Do you travel a lot for work? Are you able to get your runs done? What’s the most exciting place you’ve run in? What extra tips would you add?

Excited to be linking up with My First 5K and MoreRunning With AttitudeRun Laugh Eat PieRuns with Pugs, and Zenaida for FIT FIVE FRIDAY! 

23 thoughts on “How To Run When Travelling For Work

  1. Downloaded Strava after your recommendation. Loving it. I’m traveling to help family in hospital and this post was so well timed. Thank you!

    Liked by 1 person

  2. This was my world before the pandemic. I travelled all the time my peak was while training for my first marathon.

    But it did it. I enjoyed running in new places. I did it even if I was exhausted and if the weather did not cooperate at least I had the hotel treadmill.

    Liked by 1 person

      1. Yes, I have gotten to see some interesting places that way. But it can be stressful if you are not prepared and you are training for a big race.

        Liked by 1 person

  3. When I have traveled for work, I normally ask the hotel for any nearby running routes or if they have any recommendations. That has worked out really well for me over the years. It’s such a great way to explore a new area too.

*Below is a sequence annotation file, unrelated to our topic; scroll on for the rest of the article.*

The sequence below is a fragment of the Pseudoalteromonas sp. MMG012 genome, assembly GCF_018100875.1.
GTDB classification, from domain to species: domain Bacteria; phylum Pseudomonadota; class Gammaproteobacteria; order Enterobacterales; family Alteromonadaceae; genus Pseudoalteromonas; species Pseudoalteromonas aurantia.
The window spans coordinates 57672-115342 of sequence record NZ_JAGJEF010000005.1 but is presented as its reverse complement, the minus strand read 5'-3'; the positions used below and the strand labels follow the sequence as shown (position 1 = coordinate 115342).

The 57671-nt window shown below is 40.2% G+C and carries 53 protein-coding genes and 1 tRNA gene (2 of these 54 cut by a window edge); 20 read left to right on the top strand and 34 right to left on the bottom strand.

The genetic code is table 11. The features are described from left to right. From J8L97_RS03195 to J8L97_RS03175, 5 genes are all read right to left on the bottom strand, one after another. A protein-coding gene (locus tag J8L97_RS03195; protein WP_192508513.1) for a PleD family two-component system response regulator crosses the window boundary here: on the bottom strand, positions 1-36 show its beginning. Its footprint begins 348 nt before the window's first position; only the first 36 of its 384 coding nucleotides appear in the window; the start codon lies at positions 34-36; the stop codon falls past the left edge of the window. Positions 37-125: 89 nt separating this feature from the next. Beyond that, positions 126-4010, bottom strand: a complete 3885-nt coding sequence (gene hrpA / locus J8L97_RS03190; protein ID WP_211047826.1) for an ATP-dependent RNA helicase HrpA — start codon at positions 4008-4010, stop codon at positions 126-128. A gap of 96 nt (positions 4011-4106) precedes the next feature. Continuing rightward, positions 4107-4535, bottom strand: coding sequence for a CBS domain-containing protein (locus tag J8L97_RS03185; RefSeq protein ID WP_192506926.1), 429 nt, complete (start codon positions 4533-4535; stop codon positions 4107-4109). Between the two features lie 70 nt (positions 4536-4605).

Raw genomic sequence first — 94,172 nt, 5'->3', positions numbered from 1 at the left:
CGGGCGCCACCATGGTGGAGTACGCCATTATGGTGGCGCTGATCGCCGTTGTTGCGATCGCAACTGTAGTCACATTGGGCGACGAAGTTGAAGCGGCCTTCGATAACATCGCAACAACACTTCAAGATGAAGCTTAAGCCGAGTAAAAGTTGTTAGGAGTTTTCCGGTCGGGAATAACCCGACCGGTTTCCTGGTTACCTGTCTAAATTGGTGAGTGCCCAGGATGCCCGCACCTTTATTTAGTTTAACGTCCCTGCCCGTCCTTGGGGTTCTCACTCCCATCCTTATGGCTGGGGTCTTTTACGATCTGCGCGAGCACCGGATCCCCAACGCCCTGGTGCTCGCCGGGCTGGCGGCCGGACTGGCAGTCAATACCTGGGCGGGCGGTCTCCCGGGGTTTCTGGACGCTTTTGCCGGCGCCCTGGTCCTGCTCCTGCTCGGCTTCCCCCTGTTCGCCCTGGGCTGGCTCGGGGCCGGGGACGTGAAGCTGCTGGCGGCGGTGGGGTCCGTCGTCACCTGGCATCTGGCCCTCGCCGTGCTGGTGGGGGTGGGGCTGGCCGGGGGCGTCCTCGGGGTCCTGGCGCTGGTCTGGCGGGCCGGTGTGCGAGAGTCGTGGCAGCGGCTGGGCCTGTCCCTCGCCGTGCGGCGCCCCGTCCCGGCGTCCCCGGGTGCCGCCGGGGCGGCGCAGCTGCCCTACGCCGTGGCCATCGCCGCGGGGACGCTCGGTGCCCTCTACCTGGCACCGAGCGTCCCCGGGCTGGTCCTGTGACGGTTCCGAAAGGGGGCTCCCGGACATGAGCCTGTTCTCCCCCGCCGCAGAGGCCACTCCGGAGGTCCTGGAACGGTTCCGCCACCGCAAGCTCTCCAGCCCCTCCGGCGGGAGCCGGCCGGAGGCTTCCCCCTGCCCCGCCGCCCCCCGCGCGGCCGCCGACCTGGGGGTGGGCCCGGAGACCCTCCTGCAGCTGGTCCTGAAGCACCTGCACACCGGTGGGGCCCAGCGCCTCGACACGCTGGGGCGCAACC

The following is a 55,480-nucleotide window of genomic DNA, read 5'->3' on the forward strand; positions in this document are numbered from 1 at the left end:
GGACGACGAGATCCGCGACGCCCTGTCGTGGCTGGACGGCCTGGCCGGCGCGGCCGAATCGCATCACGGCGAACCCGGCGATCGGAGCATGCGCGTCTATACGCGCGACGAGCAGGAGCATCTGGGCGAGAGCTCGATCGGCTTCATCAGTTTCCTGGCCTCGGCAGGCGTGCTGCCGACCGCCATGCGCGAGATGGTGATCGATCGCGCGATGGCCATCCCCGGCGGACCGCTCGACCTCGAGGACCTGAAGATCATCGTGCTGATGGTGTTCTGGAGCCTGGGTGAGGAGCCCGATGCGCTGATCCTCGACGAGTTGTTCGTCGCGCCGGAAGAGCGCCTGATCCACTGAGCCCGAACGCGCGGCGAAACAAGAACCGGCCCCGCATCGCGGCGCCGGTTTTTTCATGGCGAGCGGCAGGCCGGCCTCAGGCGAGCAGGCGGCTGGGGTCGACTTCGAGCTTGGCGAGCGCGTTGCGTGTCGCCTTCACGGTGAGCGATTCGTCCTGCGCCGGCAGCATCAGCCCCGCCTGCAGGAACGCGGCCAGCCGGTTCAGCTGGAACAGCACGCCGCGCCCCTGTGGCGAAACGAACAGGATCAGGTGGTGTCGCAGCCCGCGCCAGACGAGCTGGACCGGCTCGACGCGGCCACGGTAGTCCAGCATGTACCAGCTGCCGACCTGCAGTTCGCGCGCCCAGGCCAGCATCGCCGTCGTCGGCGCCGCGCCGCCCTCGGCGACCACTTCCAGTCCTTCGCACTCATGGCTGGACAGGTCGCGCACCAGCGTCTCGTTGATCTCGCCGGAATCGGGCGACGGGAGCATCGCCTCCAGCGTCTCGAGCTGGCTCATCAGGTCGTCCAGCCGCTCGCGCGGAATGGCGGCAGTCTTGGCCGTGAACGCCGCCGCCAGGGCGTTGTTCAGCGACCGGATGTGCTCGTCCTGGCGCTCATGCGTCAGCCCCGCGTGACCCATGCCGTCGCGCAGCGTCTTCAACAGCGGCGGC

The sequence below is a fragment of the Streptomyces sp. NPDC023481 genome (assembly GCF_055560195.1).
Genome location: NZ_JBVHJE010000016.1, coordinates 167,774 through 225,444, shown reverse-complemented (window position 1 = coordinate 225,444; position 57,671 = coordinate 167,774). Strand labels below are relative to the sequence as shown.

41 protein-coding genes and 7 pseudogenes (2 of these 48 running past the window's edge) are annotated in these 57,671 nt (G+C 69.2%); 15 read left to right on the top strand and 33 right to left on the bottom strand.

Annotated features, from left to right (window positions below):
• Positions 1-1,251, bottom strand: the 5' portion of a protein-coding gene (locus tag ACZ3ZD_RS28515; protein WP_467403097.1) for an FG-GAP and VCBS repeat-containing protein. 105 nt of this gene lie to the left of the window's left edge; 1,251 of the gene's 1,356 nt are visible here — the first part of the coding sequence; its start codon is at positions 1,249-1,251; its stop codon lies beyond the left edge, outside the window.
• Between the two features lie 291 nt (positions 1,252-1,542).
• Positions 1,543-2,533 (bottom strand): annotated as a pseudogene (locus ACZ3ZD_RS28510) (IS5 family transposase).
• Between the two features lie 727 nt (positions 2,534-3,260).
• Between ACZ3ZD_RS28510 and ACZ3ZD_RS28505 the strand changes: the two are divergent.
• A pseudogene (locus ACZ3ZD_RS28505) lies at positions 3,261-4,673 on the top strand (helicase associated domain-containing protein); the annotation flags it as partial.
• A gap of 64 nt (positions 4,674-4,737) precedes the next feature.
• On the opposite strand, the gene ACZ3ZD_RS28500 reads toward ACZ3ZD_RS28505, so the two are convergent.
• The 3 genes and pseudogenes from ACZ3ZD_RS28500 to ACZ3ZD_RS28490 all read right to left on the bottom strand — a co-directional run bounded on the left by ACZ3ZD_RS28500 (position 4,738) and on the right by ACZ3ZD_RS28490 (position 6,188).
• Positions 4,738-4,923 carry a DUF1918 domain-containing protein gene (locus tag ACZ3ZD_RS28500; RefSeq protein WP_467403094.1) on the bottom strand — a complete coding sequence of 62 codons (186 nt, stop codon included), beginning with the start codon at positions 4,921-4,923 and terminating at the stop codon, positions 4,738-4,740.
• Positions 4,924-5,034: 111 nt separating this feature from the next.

Liked by 1 person

  4. No traveling for my work, but we do a lot of overnighters (especially during football season). I just try to do simple out & back routes because I have no sense of direction.

    Liked by 1 person

  5. I don’t do much traveling for work, but here in the US hotels often have running maps for guests. They hand out maps, which is really helpful! I’ve also looked on Map My Run for popular routes when traveling. A lot of the big cities have running tours, which would be fun too!

    Liked by 1 person

  6. I can get over it how beautiful Ghana is!

    I had to travel for work quite a bit when I worked for a large Swiss bank. Mostly, I had to travel to India and I did it like you, I got my runs in first thing in the morning. However, I wasn’t very adventurous and mostly ran on a very boring treadmill in a usually very boring hotel gym.